How did you learn the manufacturing skills to build your own working prototype and what was that process like?
I’ve had to learn a variety of fabrication skills for this project, both for frames and the drivetrain. Most of this was learned on the fly during the project but some of it was learned beforehand in student machine shops at university. Some skills like 3D printing are quite accessible, but others like CNC machining and TIG welding have a much more difficult learning curve. I’ve learned a lot, but I still have a lot to learn, especially for switching from prototyping to manufacturing. I’m looking forward to having others join the team who are knowledgeable about manufacturing.
To answer your question about what the learning process was like, it has been friggin' great. With 3D printing, the accessibility of information online, local makerspaces, and other things, there’s never been a better time to invent.
What are some of the downsides or constraints of the system?
The Supre Drive requires the idler pulley to be farther forward than on most other high pivot bikes. This is because the front section of the chain needs to be forward enough to allow for the range of motion of the tensioner arm. The forward position of the idler pulley constrains frame design. It’s still possible to design frames that perform as well as the best frames out there, but some previous suspension systems might not work well with the Supre Drive.
I was lucky enough to pedal the proto around the parking lot. Can you explain how the derailleur is able to shift across the cassette if the tension is at the front of the drivetrain?
For shifting gears, the basic function of derailleurs is to guide the chain from side to side from one sprocket to another. There’s no need for the derailleur to also tension the chain. The upper pulley (guide pulley) of conventional derailleurs guides the chain from side to side just like the single pulley on the Supre derailleur. If the lower pulley (tension pulley) of conventional derailleurs doesn’t play a role in shifting, why not move the tensioner arm to somewhere safe?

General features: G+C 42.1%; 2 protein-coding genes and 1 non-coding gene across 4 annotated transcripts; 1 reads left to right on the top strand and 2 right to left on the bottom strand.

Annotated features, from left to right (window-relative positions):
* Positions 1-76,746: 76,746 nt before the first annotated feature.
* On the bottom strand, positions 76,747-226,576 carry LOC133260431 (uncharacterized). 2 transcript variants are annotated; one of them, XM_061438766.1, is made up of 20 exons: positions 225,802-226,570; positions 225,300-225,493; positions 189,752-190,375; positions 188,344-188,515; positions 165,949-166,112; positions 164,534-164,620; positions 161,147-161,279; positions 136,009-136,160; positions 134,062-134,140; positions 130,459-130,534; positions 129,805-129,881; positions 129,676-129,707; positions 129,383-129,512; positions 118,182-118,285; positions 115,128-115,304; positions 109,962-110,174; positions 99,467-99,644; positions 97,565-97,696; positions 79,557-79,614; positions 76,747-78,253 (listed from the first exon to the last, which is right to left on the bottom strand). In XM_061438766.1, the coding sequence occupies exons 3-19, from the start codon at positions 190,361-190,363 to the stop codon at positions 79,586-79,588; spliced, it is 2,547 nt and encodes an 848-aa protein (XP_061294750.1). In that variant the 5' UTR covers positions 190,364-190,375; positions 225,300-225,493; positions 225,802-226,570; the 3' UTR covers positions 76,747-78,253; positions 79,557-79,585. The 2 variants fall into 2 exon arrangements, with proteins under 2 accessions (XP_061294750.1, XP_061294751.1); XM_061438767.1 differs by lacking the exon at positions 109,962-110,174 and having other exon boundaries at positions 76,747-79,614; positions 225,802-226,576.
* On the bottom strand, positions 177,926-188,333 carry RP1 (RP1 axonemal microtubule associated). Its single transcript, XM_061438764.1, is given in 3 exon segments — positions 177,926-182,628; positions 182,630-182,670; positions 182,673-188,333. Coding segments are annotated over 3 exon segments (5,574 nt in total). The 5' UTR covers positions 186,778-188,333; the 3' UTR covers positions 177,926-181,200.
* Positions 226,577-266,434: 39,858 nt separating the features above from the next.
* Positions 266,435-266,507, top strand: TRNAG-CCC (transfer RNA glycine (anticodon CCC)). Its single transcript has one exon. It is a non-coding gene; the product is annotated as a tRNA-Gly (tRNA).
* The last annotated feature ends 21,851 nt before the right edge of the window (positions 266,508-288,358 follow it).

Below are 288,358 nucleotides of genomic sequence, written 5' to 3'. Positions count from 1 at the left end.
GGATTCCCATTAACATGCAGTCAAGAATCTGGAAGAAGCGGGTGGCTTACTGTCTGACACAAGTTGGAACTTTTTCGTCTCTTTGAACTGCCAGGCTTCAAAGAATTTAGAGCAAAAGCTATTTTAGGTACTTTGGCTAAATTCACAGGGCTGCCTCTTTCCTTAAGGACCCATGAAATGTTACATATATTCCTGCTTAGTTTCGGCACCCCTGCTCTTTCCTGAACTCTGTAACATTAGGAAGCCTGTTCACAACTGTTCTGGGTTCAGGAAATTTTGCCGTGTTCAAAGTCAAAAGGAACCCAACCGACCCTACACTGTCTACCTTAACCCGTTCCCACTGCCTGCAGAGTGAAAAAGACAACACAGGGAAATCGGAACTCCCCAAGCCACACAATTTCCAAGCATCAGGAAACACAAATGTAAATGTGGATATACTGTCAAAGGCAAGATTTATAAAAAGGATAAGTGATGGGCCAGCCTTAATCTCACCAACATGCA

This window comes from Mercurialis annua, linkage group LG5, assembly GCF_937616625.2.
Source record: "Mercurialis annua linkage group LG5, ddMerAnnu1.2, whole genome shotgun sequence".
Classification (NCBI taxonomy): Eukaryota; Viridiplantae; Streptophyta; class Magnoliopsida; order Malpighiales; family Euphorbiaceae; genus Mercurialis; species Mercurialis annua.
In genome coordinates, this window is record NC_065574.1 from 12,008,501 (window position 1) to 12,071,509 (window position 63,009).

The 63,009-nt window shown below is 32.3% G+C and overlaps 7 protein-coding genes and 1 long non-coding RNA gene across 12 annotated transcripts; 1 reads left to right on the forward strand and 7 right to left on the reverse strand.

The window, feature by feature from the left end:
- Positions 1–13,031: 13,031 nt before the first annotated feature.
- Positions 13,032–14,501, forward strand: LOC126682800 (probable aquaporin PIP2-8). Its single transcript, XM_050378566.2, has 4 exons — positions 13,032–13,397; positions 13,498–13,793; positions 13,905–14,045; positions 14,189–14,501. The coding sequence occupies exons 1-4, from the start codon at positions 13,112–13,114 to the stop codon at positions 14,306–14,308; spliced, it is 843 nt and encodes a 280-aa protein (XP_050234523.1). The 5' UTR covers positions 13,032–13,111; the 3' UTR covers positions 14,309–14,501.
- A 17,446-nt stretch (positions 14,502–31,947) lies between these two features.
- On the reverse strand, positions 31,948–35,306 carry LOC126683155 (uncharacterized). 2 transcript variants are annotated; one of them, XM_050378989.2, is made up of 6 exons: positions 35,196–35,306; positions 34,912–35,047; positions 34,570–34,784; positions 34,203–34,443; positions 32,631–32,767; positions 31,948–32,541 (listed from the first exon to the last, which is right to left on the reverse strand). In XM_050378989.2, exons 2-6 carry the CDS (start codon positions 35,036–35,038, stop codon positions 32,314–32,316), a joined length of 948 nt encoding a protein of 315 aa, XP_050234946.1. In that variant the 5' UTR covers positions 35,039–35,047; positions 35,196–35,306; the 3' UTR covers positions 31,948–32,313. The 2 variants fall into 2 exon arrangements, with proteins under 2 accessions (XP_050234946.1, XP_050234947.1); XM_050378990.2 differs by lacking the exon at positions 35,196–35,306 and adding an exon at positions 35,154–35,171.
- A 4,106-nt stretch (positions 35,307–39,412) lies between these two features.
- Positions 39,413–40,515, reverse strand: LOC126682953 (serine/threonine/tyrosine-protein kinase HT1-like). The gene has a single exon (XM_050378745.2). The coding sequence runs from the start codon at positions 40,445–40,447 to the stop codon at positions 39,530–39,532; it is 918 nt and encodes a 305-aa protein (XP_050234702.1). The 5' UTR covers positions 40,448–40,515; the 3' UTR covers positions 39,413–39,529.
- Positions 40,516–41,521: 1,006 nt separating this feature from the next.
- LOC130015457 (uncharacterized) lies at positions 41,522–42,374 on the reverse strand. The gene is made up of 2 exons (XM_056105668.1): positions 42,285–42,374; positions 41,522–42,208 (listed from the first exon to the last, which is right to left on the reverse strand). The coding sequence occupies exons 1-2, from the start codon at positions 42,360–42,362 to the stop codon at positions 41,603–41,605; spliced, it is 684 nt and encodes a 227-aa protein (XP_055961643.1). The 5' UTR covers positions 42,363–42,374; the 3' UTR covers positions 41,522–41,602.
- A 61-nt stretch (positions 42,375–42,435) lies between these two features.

Why not go with a gearbox, since this is not a traditional drivetrain anyways?
I’m not aware of a way to make gearboxes as efficient and lightweight as derailleur drivetrains. However, the Supre Drive is efficient and lightweight like a derailleur drivetrain—well, it is a derailleur drivetrain—just a tough one.
What were some of the reactions when you presented the Supre Drive to industry directors?
The reactions have been very positive but also amusingly vulgar. These two are verbatim:
“This is f****** fascinating and terrifyingly ambitious.”
“I’m not easily impressed, and this is f****** impressive.”
When do you think we will see the first production version of the Supre Drive?
For a first production version, I'm aiming for 2023. I have a lot of testing to do to make sure that I put out top quality parts. Also, frames need to be developed to go with the Supre Drive. It'll be some time before the Supre Drive becomes commercially available, but I'm working hard to make things happen fast.
What does the future hold for Cedric Eveleigh?
Plan A is to build a big manufacturing operation in Canada, and to make the Supre Drive as affordable, durable, and high performing as possible. I’m stoked about the task of getting a team of people together to build the Lal Bikes company, and I’m also looking forward to collaborating with more frame companies. And of course, the future includes a lot of mountain biking!
Photo and video credit: Chris Snow